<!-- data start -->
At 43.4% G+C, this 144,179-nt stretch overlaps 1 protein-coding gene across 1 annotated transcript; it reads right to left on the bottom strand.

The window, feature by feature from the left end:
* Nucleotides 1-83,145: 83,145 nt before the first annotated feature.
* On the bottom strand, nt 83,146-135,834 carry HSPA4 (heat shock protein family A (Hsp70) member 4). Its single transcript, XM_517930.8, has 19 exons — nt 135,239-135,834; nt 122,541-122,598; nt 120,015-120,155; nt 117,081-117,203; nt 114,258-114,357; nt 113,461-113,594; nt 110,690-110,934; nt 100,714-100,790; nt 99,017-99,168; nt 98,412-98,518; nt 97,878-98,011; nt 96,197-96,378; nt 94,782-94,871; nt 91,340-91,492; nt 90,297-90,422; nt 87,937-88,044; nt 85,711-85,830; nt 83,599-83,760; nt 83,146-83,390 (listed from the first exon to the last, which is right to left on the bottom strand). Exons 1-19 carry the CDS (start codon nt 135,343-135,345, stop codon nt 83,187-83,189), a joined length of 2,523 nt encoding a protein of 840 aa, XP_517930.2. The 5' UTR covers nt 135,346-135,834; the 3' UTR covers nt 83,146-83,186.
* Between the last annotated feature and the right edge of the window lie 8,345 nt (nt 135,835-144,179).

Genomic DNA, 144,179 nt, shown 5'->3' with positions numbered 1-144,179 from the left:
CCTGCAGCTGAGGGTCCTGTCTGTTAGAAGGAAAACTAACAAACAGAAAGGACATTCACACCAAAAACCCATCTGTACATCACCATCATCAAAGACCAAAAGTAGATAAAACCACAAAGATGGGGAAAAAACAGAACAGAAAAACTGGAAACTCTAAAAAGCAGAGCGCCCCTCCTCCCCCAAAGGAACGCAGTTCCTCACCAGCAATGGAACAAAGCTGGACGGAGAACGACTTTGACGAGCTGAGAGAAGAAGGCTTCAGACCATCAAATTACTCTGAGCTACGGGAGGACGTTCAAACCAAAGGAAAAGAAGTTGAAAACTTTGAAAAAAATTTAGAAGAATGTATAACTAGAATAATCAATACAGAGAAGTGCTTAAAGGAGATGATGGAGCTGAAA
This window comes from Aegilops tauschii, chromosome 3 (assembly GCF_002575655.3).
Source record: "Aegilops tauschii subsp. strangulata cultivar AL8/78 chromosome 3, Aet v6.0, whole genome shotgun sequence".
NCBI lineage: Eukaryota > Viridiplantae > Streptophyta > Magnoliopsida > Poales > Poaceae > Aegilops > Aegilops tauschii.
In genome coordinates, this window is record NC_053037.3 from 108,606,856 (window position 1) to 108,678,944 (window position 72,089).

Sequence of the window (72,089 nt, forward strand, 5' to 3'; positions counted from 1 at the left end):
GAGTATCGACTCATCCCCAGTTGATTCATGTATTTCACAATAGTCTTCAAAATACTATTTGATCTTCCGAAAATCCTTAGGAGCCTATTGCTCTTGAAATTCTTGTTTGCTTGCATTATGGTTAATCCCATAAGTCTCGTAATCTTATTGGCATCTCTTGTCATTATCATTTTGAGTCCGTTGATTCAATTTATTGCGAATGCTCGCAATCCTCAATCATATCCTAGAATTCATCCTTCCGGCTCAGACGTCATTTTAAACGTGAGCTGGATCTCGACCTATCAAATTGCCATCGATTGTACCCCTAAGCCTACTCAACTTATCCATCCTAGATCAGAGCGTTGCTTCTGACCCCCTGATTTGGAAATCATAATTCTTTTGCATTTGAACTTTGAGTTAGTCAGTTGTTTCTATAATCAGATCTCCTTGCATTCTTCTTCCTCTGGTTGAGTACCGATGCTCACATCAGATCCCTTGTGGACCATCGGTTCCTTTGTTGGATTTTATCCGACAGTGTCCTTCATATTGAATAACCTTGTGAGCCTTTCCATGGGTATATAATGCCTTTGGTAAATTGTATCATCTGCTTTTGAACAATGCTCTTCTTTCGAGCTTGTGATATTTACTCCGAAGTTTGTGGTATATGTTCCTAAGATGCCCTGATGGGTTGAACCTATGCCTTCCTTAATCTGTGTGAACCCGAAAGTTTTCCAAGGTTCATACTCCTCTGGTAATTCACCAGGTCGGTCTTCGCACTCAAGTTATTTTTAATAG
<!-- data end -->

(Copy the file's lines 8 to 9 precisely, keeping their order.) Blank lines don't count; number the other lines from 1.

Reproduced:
This window comes from Aegilops tauschii, chromosome 3 (assembly GCF_002575655.3).
Source record: "Aegilops tauschii subsp. strangulata cultivar AL8/78 chromosome 3, Aet v6.0, whole genome shotgun sequence".